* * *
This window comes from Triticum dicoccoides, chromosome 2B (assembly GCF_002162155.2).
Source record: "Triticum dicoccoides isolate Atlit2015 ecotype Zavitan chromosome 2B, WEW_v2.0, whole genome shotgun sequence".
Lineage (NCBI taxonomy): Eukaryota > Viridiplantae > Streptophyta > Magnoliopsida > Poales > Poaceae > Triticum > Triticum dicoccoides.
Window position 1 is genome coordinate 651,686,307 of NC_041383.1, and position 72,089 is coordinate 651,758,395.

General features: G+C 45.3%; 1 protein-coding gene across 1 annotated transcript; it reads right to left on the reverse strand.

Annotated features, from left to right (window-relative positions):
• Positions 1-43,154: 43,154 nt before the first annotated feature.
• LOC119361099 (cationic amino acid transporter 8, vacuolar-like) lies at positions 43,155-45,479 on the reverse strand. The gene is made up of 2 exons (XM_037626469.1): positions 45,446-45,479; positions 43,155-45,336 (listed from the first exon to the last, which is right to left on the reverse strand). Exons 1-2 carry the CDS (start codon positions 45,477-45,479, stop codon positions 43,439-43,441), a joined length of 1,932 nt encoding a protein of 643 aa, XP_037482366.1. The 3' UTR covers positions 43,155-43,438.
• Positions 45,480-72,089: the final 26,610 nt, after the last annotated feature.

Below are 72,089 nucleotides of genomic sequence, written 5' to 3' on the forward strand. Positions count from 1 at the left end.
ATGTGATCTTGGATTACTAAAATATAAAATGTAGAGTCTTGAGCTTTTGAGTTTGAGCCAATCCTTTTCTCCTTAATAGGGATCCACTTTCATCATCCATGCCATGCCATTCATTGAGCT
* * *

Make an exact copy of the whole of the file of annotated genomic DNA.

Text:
This window comes from Triticum dicoccoides, chromosome 2B (assembly GCF_002162155.2).
Source record: "Triticum dicoccoides isolate Atlit2015 ecotype Zavitan chromosome 2B, WEW_v2.0, whole genome shotgun sequence".
Lineage (NCBI taxonomy): Eukaryota > Viridiplantae > Streptophyta > Magnoliopsida > Poales > Poaceae > Triticum > Triticum dicoccoides.
Window position 1 is genome coordinate 651,686,307 of NC_041383.1, and position 72,089 is coordinate 651,758,395.

General features: G+C 45.3%; 1 protein-coding gene across 1 annotated transcript; it reads right to left on the reverse strand.

Annotated features, from left to right (window-relative positions):
• Positions 1-43,154: 43,154 nt before the first annotated feature.
• LOC119361099 (cationic amino acid transporter 8, vacuolar-like) lies at positions 43,155-45,479 on the reverse strand. The gene is made up of 2 exons (XM_037626469.1): positions 45,446-45,479; positions 43,155-45,336 (listed from the first exon to the last, which is right to left on the reverse strand). Exons 1-2 carry the CDS (start codon positions 45,477-45,479, stop codon positions 43,439-43,441), a joined length of 1,932 nt encoding a protein of 643 aa, XP_037482366.1. The 3' UTR covers positions 43,155-43,438.
• Positions 45,480-72,089: the final 26,610 nt, after the last annotated feature.

Below are 72,089 nucleotides of genomic sequence, written 5' to 3' on the forward strand. Positions count from 1 at the left end.
ATGTGATCTTGGATTACTAAAATATAAAATGTAGAGTCTTGAGCTTTTGAGTTTGAGCCAATCCTTTTCTCCTTAATAGGGATCCACTTTCATCATCCATGCCATGCCATTCATTGAGCT